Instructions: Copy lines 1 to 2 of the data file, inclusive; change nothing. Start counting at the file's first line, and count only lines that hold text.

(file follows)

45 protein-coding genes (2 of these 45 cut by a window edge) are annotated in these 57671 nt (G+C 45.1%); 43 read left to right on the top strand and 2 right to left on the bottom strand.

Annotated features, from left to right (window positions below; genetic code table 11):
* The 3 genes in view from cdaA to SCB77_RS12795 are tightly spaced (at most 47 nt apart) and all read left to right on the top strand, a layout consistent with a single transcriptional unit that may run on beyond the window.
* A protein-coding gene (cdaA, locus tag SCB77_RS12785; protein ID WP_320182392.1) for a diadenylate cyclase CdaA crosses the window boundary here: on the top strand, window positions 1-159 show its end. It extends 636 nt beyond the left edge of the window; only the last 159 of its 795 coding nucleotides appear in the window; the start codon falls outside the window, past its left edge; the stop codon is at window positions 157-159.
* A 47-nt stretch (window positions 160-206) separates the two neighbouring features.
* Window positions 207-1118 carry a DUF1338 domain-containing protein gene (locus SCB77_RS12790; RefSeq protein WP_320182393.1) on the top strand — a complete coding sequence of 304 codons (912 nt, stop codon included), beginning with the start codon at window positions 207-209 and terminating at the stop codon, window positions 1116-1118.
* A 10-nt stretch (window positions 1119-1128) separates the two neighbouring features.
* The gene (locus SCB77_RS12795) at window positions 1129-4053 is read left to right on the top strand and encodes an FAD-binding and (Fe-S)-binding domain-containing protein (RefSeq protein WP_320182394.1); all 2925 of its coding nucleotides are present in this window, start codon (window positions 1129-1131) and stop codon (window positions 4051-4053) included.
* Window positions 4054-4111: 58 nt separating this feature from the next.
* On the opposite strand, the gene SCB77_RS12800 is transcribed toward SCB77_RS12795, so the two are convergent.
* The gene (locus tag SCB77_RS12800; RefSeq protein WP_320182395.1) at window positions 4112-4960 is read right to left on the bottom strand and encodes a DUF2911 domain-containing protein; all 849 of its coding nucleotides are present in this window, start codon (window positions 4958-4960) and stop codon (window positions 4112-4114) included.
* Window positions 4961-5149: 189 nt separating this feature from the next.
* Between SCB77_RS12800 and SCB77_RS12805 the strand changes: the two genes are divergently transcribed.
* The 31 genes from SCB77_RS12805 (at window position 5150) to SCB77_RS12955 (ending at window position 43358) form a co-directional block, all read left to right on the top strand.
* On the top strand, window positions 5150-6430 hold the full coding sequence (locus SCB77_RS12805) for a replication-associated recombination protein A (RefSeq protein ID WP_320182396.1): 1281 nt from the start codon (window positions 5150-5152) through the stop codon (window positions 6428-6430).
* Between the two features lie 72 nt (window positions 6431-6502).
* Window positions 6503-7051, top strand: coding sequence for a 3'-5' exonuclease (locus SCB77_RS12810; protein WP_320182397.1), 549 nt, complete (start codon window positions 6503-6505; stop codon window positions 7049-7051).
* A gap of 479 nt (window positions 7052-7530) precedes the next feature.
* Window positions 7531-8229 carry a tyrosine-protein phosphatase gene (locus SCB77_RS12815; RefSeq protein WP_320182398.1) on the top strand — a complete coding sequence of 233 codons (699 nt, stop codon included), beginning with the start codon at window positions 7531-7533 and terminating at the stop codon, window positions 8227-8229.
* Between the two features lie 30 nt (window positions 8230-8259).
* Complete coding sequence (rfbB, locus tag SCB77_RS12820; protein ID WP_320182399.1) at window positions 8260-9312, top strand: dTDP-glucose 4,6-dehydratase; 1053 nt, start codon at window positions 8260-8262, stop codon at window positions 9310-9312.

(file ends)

45 protein-coding genes (2 of these 45 cut by a window edge) are annotated in these 57671 nt (G+C 45.1%); 43 read left to right on the top strand and 2 right to left on the bottom strand.

Annotated features, from left to right (window positions below; genetic code table 11):